Last night, I taught my first ever psychology/sociology class to MCAT students. As many of you probably do not know, the MCAT—the Medical College Admissions Test—is adding for 2015 a brand new content section on psychology and sociology in which they expect incoming medical students to have taken at least one semester of introductory psychology and one semester of introductory sociology.
Why? You ask.
Medicine, unlike psychology, which still seems to prefer the strict medical model, is moving towards a “biopsychosocial” conception of illness—that illness comprises not only physical factors, but also psychological and sociological. Thus, a patient who has diabetes and depression, but also is wealthy enough to treat both is going to be in a very different place from someone who has diabetes and depression, but additional anxiety because he or she can barely pay for healthcare, let alone manage the illness with exercise, proper nutrition, and medication. Perhaps grocery stores in the area do not carry the healthier foods or access to those foods is limited. And perhaps the patient is working two jobs and physically doesn’t have a single moment in the day for exercise.
All of these elements are what we are asking future doctors to consider as they prepare for this exam. Last night’s class—on social psychology and statistics—looked at some of the larger issues such as the effects of socioeconomic status, accessibility and availability of healthcare services, differences in life expectancy, as well as how to construct sound research to understand both quantitative and qualitative questions.
When my brothers took the MCAT, there was no such psychology or sociology requirement. When I meet doctors from their generation and especially the previous generation I see how much of this they had to learn—or not learn—on the fly, simply by interacting with others.
This is true even for psychiatrists—who are supposed to be literate in these issues, one would think—who were trained, let’s say, prior to 2000.
In The New York Times’ new Couch column, Anne Skomorowsky, a psychiatrist from Columbia University, describes one of her earliest experiences as a young doctor confronting both the realities of the medical system and her own fears. “Her Anorexia, My Fear” tells the story of when Skomorowsky was a young resident 20 years ago and came face to face with terror, in the form of a 65-pound girl lying on a steel table. The task? To insert a nasogastric tube into this girl, who had anorexia and would not drink her nutritional supplement. A few weeks before this happened, Skomorowsky had seen the groundbreaking documentary Titicut Follies by Frederick Wiseman (1967), a film that exposed the brutality of a state mental institution in Massachusetts. Skomorowsky recalled a scene from the film in which a patient receives a nasogastric tube while being held down. As we watch “the white slurry of nutrients” funnel through the tube, we see, as Skomorowsky tells us, a doctor flick cigarette ashes into the funnel.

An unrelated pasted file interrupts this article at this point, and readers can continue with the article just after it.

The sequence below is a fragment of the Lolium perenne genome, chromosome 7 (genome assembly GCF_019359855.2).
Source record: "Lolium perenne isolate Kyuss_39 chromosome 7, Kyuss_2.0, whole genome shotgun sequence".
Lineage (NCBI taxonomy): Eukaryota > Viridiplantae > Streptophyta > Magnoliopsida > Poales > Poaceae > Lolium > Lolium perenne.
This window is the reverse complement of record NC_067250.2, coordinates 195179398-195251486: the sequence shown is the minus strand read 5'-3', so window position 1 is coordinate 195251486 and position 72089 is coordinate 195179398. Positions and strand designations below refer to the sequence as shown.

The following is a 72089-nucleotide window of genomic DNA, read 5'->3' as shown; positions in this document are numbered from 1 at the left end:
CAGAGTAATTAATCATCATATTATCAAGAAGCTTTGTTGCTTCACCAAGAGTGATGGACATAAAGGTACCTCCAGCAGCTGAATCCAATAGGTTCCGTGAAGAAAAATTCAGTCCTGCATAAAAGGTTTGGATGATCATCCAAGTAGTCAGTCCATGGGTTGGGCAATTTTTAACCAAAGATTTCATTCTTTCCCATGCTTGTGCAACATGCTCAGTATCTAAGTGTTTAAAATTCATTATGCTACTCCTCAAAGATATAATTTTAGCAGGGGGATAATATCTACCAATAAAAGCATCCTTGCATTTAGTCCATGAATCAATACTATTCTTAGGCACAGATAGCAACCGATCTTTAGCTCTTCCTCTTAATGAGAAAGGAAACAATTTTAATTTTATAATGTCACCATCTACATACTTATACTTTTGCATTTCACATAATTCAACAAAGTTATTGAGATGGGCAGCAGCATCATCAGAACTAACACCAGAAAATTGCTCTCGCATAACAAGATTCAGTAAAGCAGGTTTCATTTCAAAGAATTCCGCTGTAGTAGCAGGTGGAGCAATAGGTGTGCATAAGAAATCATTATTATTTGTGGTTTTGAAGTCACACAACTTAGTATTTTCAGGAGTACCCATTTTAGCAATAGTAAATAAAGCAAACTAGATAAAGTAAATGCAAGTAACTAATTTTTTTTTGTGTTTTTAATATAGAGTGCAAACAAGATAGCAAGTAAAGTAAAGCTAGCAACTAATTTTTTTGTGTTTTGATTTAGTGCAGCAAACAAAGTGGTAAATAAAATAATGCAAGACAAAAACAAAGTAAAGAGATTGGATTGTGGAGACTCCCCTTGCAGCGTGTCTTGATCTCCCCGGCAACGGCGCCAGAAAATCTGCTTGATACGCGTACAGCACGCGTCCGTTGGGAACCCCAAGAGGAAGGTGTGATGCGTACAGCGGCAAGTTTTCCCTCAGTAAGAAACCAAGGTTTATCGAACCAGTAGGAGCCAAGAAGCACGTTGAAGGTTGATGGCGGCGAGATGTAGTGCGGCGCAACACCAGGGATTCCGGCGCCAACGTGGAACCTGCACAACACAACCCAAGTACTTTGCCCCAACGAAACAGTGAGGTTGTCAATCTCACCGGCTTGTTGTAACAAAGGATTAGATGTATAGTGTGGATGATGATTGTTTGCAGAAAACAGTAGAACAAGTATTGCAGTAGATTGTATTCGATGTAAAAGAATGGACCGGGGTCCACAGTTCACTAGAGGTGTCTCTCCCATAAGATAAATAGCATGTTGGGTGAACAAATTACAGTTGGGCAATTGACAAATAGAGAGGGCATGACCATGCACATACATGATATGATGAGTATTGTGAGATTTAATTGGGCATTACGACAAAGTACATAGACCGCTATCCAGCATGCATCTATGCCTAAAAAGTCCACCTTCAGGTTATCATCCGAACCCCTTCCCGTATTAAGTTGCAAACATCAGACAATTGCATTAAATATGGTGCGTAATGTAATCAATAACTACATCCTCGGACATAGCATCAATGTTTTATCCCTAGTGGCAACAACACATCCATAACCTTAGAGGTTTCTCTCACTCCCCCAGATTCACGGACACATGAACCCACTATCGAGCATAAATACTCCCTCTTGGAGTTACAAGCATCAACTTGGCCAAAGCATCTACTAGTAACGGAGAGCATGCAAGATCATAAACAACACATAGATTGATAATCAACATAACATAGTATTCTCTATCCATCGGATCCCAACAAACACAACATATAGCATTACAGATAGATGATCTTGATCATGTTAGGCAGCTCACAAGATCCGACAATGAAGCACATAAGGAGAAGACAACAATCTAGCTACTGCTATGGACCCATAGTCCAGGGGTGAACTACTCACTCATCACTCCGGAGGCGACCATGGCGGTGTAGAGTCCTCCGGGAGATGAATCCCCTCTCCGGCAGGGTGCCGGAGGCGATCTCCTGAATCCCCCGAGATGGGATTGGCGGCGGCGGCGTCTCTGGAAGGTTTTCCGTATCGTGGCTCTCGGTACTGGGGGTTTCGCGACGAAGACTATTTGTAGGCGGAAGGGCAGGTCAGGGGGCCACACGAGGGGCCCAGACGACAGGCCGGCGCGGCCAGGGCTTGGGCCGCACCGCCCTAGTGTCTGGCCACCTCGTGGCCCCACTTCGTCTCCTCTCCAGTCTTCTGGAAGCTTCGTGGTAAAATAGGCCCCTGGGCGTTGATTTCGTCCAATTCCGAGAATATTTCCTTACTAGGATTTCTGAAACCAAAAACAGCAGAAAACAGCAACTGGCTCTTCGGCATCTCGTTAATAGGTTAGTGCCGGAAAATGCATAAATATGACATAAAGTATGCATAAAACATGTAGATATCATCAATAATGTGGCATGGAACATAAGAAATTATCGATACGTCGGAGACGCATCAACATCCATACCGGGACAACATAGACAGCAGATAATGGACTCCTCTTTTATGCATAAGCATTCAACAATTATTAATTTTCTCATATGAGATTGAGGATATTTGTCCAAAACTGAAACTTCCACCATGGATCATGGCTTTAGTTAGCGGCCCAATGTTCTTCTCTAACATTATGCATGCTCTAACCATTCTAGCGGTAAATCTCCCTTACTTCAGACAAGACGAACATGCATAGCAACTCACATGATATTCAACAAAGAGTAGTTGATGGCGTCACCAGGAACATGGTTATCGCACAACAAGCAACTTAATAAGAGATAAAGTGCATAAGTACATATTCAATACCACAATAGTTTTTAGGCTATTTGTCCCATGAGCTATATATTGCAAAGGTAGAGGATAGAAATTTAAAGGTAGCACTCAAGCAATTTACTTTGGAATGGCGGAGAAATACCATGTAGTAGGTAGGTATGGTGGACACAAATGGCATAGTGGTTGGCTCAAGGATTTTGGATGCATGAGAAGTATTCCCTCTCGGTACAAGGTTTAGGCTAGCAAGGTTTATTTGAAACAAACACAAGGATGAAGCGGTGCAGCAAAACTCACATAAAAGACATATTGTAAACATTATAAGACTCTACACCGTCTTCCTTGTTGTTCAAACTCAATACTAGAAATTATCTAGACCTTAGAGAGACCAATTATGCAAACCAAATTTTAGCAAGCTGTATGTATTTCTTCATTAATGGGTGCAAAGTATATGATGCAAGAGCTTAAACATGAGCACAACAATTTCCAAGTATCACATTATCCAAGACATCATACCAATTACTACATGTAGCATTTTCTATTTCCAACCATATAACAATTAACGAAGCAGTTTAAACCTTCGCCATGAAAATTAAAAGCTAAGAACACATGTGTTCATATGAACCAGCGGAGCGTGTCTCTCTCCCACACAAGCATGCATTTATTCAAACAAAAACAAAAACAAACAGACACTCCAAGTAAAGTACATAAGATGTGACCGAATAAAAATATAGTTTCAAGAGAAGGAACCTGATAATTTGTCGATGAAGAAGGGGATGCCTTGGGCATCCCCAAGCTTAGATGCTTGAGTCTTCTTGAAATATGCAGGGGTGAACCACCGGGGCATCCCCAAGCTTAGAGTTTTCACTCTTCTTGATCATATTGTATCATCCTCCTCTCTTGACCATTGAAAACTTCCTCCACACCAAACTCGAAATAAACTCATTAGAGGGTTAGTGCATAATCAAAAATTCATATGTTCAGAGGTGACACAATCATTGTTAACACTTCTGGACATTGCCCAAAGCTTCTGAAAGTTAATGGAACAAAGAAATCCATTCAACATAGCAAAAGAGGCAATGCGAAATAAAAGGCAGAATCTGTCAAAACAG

And now, here is Skomorowsky, forced to do the same procedure herself. She discovers that the prevailing “wisdom” is that a patient who has lost that much weight has also lost his or her “reason” and decision-making abilities. Thus, force-feeding is the only answer—with several guards to hold her down while the doctor performs the procedure.
Skomorowsky talked to the patient:
I asked the patient why she didn’t want to drink her nutritional supplement. She said she felt full and would drink it tomorrow. She said everything she thought I wanted to hear. She’d drink it; of course she saw the need. But not now. (¶ 6)
She then told the patient about what she had seen in the movie as well as how much difficulty she had had with inserting nasogastric tubes in medical schools. She told her how many guards would have to hold her down. The patient immediately drank her supplement.
However, Skomorowsky was not totally satisfied—while she had defused the immediate situation, she still felt like she had bullied the patient. Were there other options? She took the situation to her own analysis and parsed it apart.
Part of what we teach as we prepare doctors-to-be to take the MCAT Psych/Soc section is that when they encounter patients, they are going to meet patients of all varieties—that “patient” is not a lumped-together category. Each one is different and will bring with him or her unique combinations of elements from the physiological, psychological, and sociological realms. As a result, the symptom clusters that have come to represent disease will always have to be understood in context, and it will take all both knowledge and wisdom to help the patient. And often, all it takes is getting to know the patient—a little human relationship, a little human connection.
On that day 20 years ago, Skomorowsky said, “I told the patient the truth about myself and about her own powerlessness at that moment. The patient and I had an honest conversation, and no force was necessary” (¶ 14).
— Sarah Kass
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